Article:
The subject of the book is Kathmandu valley. His writings are imbued with Buddhist thoughts and deals with relationships, personalities, parenting, and 1970 era delicately put together. But I found the title of the book a bit inappropriate.Upadhyay clarified, saying:
The title initially was The Queen’s Pond, but after reading Buddhist philosophies and finding out my story was more related to sufferings, I changed it to Buddha’s Orphans.
Harvard University and U.C.L.A. scholar Irving Bernstein’s two definitive studies, initially published in 1960 (The Lean Years: A History of the American Worker, 1920-1933) and in 1969‚ (The Turbulent Years: A History of the American Worker, 1933-1941) have been republished by Haymarket Books. Given the irrational antipathy today’s workers have toward labor organizing, Bernstein’s surveys have an especially resonant message.
Frances Fox Piven (Regulating the Poor and Poor People’s Movements) introduces the two new volumes:
As the Great Depression took its toll in rapidly rising unemployment, wage cuts, worsening working conditions, and evictions and foreclosures, and even cases of actual starvation most observers saw little evidence of a spirit of rebellion. In other words, viewed from afar, most of the people who were suffering the hardships of the Depression were depressed and even ashamed, ready to blame themselves for their plight. But the train of developments that connects changes in social conditions to a changed consciousness is not simple. People, including ordinary people, harbor somewhere in their memories the building blocks of different and contradictory interpretations of what it is that is happening to them, of who should be blamed, and what can be done about it. Even the hangdog and ashamed unemployed worker who swings his lunch box and strides down the street so the neighbors will think he is going to a job can also have other ideas that only have to be evoked, and when they are make it possible for him on another day to rally with others and rise up in anger at his condition.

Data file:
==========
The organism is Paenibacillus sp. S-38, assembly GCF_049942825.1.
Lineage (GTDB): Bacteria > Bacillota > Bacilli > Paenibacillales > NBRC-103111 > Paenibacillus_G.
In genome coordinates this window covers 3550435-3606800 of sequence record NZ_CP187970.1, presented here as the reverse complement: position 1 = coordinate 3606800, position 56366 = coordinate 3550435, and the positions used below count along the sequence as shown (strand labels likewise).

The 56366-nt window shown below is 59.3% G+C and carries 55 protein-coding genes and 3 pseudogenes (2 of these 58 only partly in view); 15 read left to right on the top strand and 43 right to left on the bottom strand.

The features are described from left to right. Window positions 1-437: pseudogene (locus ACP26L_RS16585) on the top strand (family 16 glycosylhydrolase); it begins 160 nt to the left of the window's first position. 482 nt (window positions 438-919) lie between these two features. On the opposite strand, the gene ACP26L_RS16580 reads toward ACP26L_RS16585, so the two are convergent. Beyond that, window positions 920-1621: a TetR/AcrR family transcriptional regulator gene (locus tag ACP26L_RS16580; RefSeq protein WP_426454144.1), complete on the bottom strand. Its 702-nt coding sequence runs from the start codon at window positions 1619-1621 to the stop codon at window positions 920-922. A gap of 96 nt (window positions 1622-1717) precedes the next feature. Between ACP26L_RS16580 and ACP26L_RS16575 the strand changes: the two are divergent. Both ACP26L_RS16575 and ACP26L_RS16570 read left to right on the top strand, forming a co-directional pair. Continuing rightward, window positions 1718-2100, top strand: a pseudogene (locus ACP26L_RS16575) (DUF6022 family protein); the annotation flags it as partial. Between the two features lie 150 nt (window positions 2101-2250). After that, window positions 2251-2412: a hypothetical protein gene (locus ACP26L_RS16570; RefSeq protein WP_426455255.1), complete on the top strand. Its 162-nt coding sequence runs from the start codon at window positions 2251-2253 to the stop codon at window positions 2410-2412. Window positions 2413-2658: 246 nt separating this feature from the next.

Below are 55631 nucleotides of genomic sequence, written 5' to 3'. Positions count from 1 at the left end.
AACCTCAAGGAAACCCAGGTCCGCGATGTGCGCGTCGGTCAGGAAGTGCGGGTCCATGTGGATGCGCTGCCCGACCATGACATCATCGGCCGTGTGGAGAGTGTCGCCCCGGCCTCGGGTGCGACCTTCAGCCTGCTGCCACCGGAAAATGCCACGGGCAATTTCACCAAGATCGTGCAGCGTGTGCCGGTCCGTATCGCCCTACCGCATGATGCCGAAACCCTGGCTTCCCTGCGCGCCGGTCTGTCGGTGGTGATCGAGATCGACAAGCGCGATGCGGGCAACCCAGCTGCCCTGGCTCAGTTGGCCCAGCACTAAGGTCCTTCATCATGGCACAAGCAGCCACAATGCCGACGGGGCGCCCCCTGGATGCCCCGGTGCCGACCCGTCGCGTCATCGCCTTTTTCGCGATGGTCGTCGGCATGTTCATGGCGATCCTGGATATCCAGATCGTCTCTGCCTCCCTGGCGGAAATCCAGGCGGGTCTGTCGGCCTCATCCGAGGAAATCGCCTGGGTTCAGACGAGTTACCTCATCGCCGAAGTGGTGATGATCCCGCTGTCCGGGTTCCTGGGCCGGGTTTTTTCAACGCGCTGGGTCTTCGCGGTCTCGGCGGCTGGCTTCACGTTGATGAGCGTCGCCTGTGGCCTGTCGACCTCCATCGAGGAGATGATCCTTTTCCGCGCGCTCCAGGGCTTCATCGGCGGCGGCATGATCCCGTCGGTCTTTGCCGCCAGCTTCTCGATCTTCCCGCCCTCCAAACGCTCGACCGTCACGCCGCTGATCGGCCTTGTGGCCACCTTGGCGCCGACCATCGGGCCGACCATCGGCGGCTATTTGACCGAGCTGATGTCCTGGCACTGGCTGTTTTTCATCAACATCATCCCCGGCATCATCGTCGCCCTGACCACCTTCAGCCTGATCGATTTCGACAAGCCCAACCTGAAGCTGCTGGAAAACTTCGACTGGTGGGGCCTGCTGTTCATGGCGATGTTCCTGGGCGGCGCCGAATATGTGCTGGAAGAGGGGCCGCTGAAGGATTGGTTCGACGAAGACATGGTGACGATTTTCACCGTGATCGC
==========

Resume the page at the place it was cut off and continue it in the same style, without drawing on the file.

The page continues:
When Christopher Hitchens’s memoir Hitch 22 was freshly prominent in the current news cycle, I didn’t have anything new to add to the general clamor that surrounds the flamboyant and hyper-eloquent Hitch. Nor did I view much of the verbiage thoughtful and informative. Now comes Eric Alterman‚’s two-edged homageworth reading however you value Hitchenswhich begins:
Has there ever been anyone quite like Christopher Hitchens? As a writer and a thinker, Hitchens may be the greatest performance artist the profession has ever produced. He is Oscar Wilde without the plays; Gore Vidal without the novels; Edmund Wilson without the ideas; George Orwell without the integrity; and Richard Burton without the movies (and Elizabeth Taylor). What he is not, however, is the author of lasting works of reportage, criticism, philosophy, or, dare I say it, literature.Fortunately, as one would expect, there was dissent:
The problem with Alterman’s review of Hitch-22 is not that it is unkind to a terminally ill man, although that is why it will be so widely read. The issue is that it is not really a review at all, at least not of the book, or author, it pretends to critique. The lack of seriousness Alterman brings to the task of literary criticism is made clear in this opening gambit.And so the battle rages on.
Please note: This week’s Our Man in Boston will be the column’s final installment on TMN. However, OMiB will resume shortly as a blog in a location to be announced (check this space), and plenty of Robert’s Birnbaum Vs. conversations are on deck to be published soon on TMN. Thank youEds.